Starting at 9am PST, February 17, 2012 there will be a flash sale on Electric goggles at TheClymb.com (normally 50-60% off retail!).
Guest post by Kyle Bihler.
This season I decided to put two different snowboard goggles into my arsenal. I chose the Oakley Crowbar and the Electric EG2. I wanted to have goggles with spherical lenses and both of these fit the bill. A spherical lens refers to the shape of the lens itself. Spherical lenses have a curvature of a ball, whereas a flat, regular lens is curved like a cylinder. The idea is that the spherical shape reduces visual distortion as well as glare, because it is shaped like your eyeball.
Oakley was one of the first goggle manufactures to get into the spherical lens game and their goggles definitely reflect that fact. The Crowbar has continued to be a flagship goggle in Oakley’s line. They have signature struts that protrude out from the frame. This is to distribute pressure evenly across the face. The spherical lens barely distorts anything at the far peripherals. The goggle hardly fogged up. They did get a scratch or two over the season, but nothing more than you get with normal wear and tear. Awesome goggle overall.
Lens Colors: I had two different lenses for the Oakley goggles, the Black Iridium and the HI Yellow. The Black Iridium was awesome in the bright sun and was pretty good in variable conditions, but when it was totally cloudy they were a bit dark to see very well. However that is when I used the HI Yellow. This lens is fantastic in dark, cloudy conditions; it really brings out the detail in the snow that would otherwise be hard to see. Be careful in the sun though, they make everything extra bright.
Electric also has a great spherical lens goggle offering. The EG2 is Electric’s flagship model. These are easy to spot because they have a very big oversized lens. This allows for a great field of view. Your peripheral vision is hardly obstructed by the frame itself with little visual distortion. This is great because you can see every out of control skier flying your way. As far as fogging up, they never did. The goggles held up good but I would say they scratched a bit easier than the Oakley’s. I may have been to blame, cause I did eat it once on my face with the Electric’s. All in all, it is a great goggle.
Lens Colors: The lens that I had on the Electric, was the Bronze tint. This lens can basically do it all, but it is best suited in the sunny to variable light conditions. I didn’t have the luxury of having two lenses for these goggles but I would say the Bronze lens on the Electric did better in the low light than the Black Iridium.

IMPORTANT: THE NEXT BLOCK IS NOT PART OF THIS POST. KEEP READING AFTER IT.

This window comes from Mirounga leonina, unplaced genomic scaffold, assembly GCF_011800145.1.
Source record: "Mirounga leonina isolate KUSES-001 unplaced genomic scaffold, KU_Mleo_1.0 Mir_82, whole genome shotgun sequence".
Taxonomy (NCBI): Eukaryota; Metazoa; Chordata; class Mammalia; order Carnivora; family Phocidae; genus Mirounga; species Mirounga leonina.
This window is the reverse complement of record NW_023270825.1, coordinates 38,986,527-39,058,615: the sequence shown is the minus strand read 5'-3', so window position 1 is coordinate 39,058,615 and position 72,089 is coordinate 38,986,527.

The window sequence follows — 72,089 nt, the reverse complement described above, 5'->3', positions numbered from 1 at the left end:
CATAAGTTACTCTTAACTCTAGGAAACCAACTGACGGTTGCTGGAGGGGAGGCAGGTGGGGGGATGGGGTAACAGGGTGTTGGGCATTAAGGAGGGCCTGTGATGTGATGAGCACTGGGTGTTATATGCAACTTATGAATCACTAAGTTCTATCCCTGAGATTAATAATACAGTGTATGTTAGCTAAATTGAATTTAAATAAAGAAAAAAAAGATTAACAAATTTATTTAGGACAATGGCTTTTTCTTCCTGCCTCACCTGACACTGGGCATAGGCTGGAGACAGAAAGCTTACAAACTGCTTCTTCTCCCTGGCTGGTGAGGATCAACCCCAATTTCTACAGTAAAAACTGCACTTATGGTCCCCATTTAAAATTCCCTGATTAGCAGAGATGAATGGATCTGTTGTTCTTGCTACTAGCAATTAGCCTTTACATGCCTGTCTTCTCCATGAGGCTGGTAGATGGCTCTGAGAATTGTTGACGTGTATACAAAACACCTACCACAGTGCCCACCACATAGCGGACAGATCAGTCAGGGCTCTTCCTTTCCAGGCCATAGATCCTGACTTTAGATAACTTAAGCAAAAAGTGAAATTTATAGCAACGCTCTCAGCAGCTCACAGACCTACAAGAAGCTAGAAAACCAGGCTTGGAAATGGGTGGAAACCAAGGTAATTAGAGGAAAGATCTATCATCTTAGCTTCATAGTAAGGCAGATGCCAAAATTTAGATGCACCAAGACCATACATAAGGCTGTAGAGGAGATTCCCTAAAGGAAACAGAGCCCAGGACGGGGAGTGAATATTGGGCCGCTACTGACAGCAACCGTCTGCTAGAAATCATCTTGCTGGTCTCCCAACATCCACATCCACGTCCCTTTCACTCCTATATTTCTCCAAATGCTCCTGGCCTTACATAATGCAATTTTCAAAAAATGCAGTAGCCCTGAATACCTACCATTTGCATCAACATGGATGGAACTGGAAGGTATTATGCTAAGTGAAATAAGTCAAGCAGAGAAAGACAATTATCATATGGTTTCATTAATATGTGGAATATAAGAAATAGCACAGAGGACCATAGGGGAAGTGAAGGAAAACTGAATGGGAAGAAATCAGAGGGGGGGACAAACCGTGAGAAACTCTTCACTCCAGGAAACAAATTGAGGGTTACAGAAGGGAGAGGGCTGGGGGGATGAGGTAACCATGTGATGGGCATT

Both of these are at the high end with the Oakley Crowbar going from $100 – $170 depending on lens, and the Electric EG2 starts at $140. This is on par with other spherical lens goggles. Personally, I think it is worth more to see really well out there. These two goggles both offer some of the most optically correct lenses that I have used. If you take good care of these goggles, they can last you a handful of snowboard seasons, easy.
Summing it up:
If I had to choose a winner in my little season long test, I would have to go with the Oakley over the Electric. But I’ll admit, it is probably due more to style points than a performance difference. The Crowbar looks good, is light weight and has a huge offering of lenses to suite your needs.
About the Author
Kyle Bihler is a seasoned snowboarder and member of the Eternal Snow team. Located in Reno, NV but serving everyone everywhere via the worldwide web, EternalSnow.com offers a wide variety of snowboarding gear from women’s snowboards to all types of snowboard boots, outerwear and accessories. Even in the summer, they’ve got a huge wall full of snowboards available for ya:
Located in Reno (NV), EternalSnow.com has been in the game since the mid-90′s and takes pride in being a rider’s snowboard shop — they’re not a patio furniture store or a mall boutique that sells snowboards, but a full-blown core shop that doesn’t even carry “ski” brands (OK, so they do carry K2 but I’m not going to hold that against them) so when they volunteered to put their years of shred knowledge and warehouse full of gear to good use, we were happy to work with them.